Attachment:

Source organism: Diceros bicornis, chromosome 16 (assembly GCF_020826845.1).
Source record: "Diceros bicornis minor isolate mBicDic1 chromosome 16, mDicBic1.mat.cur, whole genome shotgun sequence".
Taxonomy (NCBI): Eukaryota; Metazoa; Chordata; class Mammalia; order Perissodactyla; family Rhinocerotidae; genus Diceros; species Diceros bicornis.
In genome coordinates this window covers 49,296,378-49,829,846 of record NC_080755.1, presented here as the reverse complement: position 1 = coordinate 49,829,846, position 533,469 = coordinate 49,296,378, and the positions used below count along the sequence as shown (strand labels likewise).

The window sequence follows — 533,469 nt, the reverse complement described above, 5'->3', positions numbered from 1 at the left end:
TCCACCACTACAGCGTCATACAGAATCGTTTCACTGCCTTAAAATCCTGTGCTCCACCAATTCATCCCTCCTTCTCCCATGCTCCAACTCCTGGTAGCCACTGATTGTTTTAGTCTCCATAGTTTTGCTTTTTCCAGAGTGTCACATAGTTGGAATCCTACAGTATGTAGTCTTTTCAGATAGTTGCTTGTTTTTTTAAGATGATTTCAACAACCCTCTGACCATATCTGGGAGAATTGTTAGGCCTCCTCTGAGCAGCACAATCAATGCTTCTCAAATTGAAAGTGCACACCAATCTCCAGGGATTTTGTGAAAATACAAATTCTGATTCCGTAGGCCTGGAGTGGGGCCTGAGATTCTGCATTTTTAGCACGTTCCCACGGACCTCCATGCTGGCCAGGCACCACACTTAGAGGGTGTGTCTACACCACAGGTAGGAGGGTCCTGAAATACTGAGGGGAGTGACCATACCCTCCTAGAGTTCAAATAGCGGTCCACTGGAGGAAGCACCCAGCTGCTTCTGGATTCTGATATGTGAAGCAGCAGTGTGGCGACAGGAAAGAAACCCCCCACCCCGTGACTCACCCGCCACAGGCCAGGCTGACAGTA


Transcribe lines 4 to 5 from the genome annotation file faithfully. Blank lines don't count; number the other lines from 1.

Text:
In genome coordinates this window covers 49,296,378-49,829,846 of record NC_080755.1, presented here as the reverse complement: position 1 = coordinate 49,829,846, position 533,469 = coordinate 49,296,378, and the positions used below count along the sequence as shown (strand labels likewise).

The window sequence follows — 533,469 nt, the reverse complement described above, 5'->3', positions numbered from 1 at the left end: